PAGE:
More bits that won't be at Frankfurt
Distributors British Music Strings have just announced the release of two guitars which promise high quality at low cost. Hardly an original claim, of course, but the Marlin 'State of the Art' bass and lead do look very nice for an RRP of £225 each. The ML-40 guitar comes fitted with an 'Accutune' locking trem system, machined from solid brass, a Rock Maple neck with tilt adjustment and Rosewood fingerboard, and two humbucking Powersound pickups. Finishes range from the traditional to the exotic (metallic blue sunburst with black binding? They got it.)
The bass version, the ML-60B, comes in only six finishes (are bass players less outrageous?) but does feature both strip and split pickups for tonal variety.
Further details on both models from BMS Ltd, (Contact Details).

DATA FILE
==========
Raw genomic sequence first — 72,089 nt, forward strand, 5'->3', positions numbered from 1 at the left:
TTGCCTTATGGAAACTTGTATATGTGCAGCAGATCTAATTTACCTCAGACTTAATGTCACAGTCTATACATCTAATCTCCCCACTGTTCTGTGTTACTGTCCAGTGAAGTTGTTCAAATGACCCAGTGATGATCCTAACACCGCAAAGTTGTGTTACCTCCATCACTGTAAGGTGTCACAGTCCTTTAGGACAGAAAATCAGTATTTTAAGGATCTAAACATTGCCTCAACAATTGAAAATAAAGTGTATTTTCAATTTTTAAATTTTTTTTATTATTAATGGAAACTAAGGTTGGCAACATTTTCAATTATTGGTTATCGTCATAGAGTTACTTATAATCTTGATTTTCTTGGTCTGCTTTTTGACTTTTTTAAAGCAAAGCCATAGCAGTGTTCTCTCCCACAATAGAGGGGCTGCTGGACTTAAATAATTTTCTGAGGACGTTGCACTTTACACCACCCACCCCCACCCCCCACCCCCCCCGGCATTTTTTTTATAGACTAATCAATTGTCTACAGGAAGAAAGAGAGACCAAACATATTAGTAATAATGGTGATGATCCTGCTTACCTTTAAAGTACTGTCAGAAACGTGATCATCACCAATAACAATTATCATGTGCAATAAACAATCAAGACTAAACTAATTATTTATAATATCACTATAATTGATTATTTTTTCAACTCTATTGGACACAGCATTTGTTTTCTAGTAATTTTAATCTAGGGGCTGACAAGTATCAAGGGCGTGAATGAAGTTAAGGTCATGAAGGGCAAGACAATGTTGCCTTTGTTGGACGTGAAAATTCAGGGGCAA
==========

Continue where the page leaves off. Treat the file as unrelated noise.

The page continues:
Soundcraft Electronics, concerned by the march of digital technology into that last bastion of analogue, power amplification, have responded by developing a whole new range of amps, the SA series, which employ both Mosfet and Bipolar output devices, together with some hush-hush design features resulting in a series of power amps with such good response to rapid transient peaks that Soundcraft have felt obliged to coin a new term – 'Pulse Power' – to describe it.
There are four amps in the series: the SA150, designed for small high performance audio systems, is rated at 2x135 watts RMS into 4 ohms, and capable of reaching a maximum of 450 watts per channel for a 10ms dynamic peak.
The SA600, a general purpose device is suited to a full range system, or as an LF section to the 150's HF, is rated at 2x220 watts RMS into 4 ohms, with a Pulse Power peak of 700 watts per channel. The SA1000 has a similar range of applications, rated at 2x525 watts in normal use, and can handle up to 1400 watts per channel at peak.
Top of the range, the SA2000, is designed for all top quality applications, delivering 2x740 watts in normal, and 3000 watts per channel in 'peak' use. Not surprising, then, that the mighty SA2000 also comes fitted with extra large heat sinks and a fan cooling system.